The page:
“the Protester” by tafari mashingaidze

Black Music and the Aesthetics of Protest

Co-presented with the UCLA Herb Alpert School of Music Department of Musicology

Neo Muyanga’s opera The Struggle serves as a departure point for a panel discussion exploring the role of Black opera and other genres of Black music in achieving racial justice and social change, the persistent exclusionary politics of musical genres, and the future revolutionary potential of historically defined Black genres.

Moderated by Tamara Levitz, Professor of Musicology, UCLA, the panelists will include Mark Anthony Neal, Professor of African and African-American Studies, Duke University; Guthrie Ramsey, Edmund J. and Louise W. Kahn Term Professorof Music , University of Pennsylvania; Robin Kelley, Gary B. Nash Professor of American History, UCLA; Shana Redmond, Associate Professor of American Studies and Ethnicity, University of Southern California; and Gayle Murchison, Associate Professor of Musicology, College of William and Mary.

Supported by the UCHRI Vital Dialogue series

http://hammer.ucla.edu/

notes from joburg

Notes from a composer-in-residence, April & May 2015

How To Say “!ke e: /xarra //ke”

Being a fortunated minstrel moor, yours truly received an unexpected commission from the Southern African Music rights Organisation (SAMRO) foundation to compose a new prescribed work for singers to be performed by competitors in this year’s overseas scholarship competition.

The commission landed with the following brief:

“the work is to be a virtuoso piece testing the ability and skills of a singer at an advanced level.
The text to be sung: an extract from the vision statement co-authored by Njabulo Ndebele and Antjie Krog, commissioned by the NPC. Length of the work: 5 minutes”.

This was a request to make a young diva or divo sing the preamble to the National Planning Commission report – hardly a pedestrian ask for those accustomed to scaling more conventional lyrical heights! Now, i know well the poetry of both Prof’s, Ndebele and Krog: I treasure it all very much!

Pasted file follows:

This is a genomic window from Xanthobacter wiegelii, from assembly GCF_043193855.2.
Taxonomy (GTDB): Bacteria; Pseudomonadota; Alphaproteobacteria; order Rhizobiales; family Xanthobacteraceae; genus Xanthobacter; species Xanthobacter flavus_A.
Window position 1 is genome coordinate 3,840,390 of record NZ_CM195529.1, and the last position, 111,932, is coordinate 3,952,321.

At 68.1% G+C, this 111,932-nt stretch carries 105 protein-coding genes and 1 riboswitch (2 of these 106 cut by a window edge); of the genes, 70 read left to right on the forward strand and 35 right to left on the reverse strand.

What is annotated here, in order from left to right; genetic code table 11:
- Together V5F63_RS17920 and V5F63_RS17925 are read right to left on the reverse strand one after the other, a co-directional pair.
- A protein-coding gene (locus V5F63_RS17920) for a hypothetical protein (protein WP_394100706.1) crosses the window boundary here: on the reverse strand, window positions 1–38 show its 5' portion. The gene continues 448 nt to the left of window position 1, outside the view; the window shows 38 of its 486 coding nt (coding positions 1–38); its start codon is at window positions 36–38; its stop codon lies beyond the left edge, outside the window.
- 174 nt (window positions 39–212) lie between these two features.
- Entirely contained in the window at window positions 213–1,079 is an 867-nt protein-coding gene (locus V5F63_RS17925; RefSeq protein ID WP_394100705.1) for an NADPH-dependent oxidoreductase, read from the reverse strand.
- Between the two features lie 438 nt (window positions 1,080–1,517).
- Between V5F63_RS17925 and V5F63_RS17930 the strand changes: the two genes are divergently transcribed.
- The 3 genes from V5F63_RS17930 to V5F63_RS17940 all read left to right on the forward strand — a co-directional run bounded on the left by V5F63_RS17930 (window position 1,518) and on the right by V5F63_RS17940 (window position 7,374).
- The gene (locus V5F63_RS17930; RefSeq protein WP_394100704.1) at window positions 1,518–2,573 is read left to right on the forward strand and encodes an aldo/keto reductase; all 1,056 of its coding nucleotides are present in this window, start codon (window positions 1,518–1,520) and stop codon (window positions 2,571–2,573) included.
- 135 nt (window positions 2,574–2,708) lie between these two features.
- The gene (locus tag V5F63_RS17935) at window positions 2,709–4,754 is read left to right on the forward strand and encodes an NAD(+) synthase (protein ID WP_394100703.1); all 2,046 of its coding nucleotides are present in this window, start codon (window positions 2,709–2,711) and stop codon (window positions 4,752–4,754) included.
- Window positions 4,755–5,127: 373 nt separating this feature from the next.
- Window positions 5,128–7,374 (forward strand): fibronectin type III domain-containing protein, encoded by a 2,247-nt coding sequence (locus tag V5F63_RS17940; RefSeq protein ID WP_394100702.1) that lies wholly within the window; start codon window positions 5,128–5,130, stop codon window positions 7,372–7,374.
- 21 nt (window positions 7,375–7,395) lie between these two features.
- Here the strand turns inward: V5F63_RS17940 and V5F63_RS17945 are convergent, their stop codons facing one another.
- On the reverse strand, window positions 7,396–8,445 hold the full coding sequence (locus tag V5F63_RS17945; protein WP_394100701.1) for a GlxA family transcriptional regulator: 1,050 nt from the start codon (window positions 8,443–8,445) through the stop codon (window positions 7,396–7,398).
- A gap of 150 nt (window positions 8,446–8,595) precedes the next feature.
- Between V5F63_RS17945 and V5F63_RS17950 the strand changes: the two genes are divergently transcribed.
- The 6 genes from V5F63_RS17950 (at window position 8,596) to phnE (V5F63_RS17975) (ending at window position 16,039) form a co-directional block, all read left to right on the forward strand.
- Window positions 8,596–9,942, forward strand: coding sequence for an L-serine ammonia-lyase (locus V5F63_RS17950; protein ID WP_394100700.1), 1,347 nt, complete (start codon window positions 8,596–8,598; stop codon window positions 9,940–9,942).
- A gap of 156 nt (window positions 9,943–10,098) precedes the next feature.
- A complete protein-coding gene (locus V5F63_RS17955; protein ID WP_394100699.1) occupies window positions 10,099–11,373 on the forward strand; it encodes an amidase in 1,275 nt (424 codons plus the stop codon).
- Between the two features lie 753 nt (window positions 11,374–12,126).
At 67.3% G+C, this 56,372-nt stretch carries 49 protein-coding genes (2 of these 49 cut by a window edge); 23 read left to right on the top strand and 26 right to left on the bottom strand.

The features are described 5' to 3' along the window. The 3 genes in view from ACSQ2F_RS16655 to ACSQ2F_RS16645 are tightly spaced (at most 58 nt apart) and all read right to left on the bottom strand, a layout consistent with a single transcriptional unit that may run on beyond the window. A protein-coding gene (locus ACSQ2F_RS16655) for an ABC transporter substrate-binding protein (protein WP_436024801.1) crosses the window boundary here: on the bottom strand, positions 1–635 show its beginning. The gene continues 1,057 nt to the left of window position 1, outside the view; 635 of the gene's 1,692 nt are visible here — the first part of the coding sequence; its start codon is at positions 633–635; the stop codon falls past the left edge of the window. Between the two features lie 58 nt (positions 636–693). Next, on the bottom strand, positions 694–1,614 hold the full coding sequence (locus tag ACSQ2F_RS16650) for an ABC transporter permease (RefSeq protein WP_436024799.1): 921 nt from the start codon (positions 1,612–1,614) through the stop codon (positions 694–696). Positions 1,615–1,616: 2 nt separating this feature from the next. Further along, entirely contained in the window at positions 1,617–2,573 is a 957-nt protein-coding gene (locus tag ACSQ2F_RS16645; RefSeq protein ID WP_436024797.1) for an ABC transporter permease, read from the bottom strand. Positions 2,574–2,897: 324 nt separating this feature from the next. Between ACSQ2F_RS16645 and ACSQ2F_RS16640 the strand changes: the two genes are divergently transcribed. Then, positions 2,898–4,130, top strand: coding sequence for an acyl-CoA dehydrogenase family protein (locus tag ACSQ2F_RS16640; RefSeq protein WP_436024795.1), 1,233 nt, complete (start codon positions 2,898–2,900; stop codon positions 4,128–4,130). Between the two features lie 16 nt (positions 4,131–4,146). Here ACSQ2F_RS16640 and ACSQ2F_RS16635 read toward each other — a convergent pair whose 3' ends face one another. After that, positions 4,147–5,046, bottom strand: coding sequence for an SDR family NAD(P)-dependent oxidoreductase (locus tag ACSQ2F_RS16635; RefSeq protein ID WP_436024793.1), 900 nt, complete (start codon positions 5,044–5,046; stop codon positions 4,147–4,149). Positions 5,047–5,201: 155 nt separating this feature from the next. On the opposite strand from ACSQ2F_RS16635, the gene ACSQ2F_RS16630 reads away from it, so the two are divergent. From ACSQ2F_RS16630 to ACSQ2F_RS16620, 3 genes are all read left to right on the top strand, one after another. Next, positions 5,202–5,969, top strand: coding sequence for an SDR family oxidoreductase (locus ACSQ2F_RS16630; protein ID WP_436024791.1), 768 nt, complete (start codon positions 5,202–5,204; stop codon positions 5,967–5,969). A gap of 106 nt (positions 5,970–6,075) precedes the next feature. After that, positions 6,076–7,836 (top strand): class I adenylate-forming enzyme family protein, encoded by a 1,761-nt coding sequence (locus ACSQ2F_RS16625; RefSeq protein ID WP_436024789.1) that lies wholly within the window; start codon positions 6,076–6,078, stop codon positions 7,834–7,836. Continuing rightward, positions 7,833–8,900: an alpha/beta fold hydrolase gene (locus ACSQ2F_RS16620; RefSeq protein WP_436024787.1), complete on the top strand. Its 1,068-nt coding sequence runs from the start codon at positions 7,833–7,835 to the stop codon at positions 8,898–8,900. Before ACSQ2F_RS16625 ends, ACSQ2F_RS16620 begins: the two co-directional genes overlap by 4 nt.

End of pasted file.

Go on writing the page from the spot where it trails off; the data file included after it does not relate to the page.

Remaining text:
But this preamble business … eish – it reads more like a political position paper (necessarily) than a dexterous arioso. “No matter. That’s the gig, so let’s get on with it”, i thought.

I began by looking for a poetic (of sorts) entry into the thing. One paragraph stood out:

Our multiculturalism is a defining element of our indigeneity.
We are, because we are so many.
Our many-ness is our strength – we carry it in us throughout our lives.

It occurred to me that the motto emblazoned on our national coat of arms, !Ke e: /xarra //ke (often translated from the !Xam as “diverse people unite”), echoes the sentiments expressed in this stanza.
How better to test a virtuoso’s ability and skill than to have them vocalise this tongue-defying motto correctly under duress during a highly prestigious singing competition?!

That is how this motto became the first line in a 5 minute-long song i composed, which contained the refrain

We are Africans. in an African century”

Sadly, i cannot give you a rendition of this new work now as it is embargoed until its premiere at the overseas completion later this year.

Violence and the immigrant

As part of a conference on ‘public space, infrastructure and informality’ hosted by WISER and the University of Michigan, i convened a panel on ‘violence and the immigrant’ at the Worker’s museum in Newtown, Joburg.

This was, of course, an attempt to respond directly to the harrowing pictures and reports we keep getting concerning violence perpetrated on black and brown immigrants in South Africa by angry and disaffected South Africans in Durban, Joburg, Cape Town and other parts of the country.

The panel was conceived as a platform for seeking a more nuanced understanding of the causes and the deeper meaning of these atrocious acts of violence – nuance that is, sadly, lacking in much of the cacophonous debates we hear on our national radio and tv stations regarding ‘foreigners’ .